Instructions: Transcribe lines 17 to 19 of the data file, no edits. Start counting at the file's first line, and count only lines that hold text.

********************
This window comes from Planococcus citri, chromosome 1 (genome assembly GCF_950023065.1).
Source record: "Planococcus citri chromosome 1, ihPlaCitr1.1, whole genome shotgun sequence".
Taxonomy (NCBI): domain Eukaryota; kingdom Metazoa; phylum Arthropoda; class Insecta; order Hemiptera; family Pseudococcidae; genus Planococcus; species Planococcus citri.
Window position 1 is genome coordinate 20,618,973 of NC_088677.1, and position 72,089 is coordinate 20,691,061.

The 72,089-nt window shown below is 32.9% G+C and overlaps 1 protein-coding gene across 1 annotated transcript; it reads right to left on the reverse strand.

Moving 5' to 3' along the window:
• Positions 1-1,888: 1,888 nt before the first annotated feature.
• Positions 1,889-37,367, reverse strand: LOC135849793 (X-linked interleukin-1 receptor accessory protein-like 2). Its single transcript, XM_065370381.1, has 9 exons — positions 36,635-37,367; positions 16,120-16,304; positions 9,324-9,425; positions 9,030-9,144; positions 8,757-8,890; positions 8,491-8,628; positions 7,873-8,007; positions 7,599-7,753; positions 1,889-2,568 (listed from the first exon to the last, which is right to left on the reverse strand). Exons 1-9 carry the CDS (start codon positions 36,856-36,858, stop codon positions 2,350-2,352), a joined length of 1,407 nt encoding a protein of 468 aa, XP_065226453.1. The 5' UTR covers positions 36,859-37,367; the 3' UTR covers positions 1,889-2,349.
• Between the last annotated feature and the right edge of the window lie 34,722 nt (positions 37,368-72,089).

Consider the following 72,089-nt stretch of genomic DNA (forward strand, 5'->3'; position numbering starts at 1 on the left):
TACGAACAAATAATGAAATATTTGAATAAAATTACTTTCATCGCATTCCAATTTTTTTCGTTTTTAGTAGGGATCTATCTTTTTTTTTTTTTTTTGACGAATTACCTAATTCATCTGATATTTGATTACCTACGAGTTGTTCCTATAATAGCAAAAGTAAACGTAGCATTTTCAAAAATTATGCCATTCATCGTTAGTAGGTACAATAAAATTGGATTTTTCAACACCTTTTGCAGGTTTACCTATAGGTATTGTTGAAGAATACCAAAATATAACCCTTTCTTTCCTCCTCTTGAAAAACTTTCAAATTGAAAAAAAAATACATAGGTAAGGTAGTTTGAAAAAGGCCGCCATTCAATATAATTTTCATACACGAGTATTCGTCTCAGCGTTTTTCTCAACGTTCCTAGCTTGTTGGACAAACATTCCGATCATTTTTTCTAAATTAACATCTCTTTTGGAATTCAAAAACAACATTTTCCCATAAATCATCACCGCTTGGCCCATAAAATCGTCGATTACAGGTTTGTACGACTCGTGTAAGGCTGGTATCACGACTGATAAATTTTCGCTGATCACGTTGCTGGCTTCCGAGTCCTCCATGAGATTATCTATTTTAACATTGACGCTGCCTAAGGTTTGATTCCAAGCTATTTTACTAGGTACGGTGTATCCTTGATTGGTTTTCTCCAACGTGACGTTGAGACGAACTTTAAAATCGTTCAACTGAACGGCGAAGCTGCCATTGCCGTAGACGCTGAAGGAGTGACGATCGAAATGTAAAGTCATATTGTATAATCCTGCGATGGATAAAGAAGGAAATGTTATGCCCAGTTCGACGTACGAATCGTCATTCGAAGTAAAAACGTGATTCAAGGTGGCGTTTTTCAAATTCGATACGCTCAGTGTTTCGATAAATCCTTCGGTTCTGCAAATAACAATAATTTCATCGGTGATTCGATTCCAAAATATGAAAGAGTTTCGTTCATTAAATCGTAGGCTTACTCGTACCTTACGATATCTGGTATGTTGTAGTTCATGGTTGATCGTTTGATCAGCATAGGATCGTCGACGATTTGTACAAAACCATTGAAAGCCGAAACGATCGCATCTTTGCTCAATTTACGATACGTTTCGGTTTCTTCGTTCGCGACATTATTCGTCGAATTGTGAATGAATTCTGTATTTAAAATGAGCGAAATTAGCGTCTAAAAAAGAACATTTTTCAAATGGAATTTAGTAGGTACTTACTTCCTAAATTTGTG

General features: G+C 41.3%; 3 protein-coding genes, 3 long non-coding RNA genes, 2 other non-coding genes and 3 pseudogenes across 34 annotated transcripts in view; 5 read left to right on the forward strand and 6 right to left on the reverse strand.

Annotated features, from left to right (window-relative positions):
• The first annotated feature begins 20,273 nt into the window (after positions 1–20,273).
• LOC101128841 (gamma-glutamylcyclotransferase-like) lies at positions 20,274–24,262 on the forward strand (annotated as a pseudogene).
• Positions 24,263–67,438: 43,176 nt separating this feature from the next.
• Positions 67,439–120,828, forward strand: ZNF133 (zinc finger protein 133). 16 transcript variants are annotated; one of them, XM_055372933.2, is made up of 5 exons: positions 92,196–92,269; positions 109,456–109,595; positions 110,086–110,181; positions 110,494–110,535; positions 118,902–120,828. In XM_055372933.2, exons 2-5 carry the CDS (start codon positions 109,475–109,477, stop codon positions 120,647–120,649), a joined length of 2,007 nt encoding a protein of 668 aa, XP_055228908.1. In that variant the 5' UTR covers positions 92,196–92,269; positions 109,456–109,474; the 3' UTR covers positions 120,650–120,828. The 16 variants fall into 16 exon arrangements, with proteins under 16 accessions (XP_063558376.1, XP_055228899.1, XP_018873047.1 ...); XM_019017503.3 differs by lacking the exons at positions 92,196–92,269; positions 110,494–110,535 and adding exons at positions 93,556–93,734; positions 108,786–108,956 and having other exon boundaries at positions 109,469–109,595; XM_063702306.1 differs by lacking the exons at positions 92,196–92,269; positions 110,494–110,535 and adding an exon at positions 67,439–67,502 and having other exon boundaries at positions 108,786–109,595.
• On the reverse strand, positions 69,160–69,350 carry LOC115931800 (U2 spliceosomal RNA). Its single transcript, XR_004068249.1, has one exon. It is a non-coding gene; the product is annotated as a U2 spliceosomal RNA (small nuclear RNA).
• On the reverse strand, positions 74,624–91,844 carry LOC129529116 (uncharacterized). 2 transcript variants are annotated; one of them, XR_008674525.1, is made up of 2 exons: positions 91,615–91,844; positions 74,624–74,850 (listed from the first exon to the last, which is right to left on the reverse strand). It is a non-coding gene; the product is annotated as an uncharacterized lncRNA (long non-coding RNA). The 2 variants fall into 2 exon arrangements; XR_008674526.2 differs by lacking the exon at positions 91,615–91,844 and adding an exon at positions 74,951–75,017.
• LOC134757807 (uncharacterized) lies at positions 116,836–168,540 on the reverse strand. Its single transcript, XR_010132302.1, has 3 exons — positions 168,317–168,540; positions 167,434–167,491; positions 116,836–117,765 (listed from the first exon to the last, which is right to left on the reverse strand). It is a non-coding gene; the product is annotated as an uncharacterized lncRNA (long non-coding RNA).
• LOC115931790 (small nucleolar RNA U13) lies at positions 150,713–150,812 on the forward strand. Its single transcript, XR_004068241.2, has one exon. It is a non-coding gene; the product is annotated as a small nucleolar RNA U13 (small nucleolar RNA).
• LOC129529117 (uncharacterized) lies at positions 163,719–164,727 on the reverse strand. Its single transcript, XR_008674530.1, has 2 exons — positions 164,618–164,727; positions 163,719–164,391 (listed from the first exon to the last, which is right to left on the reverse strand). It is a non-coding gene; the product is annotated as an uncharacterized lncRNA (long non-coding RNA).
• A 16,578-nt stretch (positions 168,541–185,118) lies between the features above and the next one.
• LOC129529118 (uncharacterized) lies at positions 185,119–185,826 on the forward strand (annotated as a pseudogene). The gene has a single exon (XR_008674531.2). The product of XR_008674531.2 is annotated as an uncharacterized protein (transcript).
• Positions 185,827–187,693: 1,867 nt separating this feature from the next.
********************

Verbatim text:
• Positions 67,439–120,828, forward strand: ZNF133 (zinc finger protein 133). 16 transcript variants are annotated; one of them, XM_055372933.2, is made up of 5 exons: positions 92,196–92,269; positions 109,456–109,595; positions 110,086–110,181; positions 110,494–110,535; positions 118,902–120,828. In XM_055372933.2, exons 2-5 carry the CDS (start codon positions 109,475–109,477, stop codon positions 120,647–120,649), a joined length of 2,007 nt encoding a protein of 668 aa, XP_055228908.1. In that variant the 5' UTR covers positions 92,196–92,269; positions 109,456–109,474; the 3' UTR covers positions 120,650–120,828. The 16 variants fall into 16 exon arrangements, with proteins under 16 accessions (XP_063558376.1, XP_055228899.1, XP_018873047.1 ...); XM_019017503.3 differs by lacking the exons at positions 92,196–92,269; positions 110,494–110,535 and adding exons at positions 93,556–93,734; positions 108,786–108,956 and having other exon boundaries at positions 109,469–109,595; XM_063702306.1 differs by lacking the exons at positions 92,196–92,269; positions 110,494–110,535 and adding an exon at positions 67,439–67,502 and having other exon boundaries at positions 108,786–109,595.
• On the reverse strand, positions 69,160–69,350 carry LOC115931800 (U2 spliceosomal RNA). Its single transcript, XR_004068249.1, has one exon. It is a non-coding gene; the product is annotated as a U2 spliceosomal RNA (small nuclear RNA).
• On the reverse strand, positions 74,624–91,844 carry LOC129529116 (uncharacterized). 2 transcript variants are annotated; one of them, XR_008674525.1, is made up of 2 exons: positions 91,615–91,844; positions 74,624–74,850 (listed from the first exon to the last, which is right to left on the reverse strand). It is a non-coding gene; the product is annotated as an uncharacterized lncRNA (long non-coding RNA). The 2 variants fall into 2 exon arrangements; XR_008674526.2 differs by lacking the exon at positions 91,615–91,844 and adding an exon at positions 74,951–75,017.